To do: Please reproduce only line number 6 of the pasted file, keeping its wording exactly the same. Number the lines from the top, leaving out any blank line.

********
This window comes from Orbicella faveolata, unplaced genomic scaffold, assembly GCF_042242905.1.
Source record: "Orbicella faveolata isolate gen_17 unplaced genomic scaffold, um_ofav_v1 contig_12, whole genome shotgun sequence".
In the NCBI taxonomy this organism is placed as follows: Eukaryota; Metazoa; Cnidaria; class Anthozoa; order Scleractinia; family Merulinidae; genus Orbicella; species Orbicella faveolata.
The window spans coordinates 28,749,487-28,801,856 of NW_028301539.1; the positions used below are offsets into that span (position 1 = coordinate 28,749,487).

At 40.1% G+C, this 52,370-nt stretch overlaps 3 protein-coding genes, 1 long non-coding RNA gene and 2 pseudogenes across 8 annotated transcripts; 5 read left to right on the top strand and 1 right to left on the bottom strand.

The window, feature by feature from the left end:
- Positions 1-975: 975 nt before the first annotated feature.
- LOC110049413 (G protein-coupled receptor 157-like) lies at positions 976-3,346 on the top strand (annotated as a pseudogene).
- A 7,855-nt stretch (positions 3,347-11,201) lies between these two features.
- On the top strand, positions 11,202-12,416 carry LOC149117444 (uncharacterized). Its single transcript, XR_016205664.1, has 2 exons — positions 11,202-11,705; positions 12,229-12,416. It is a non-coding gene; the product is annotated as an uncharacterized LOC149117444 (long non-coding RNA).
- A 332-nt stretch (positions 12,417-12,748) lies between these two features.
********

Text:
The window, feature by feature from the left end: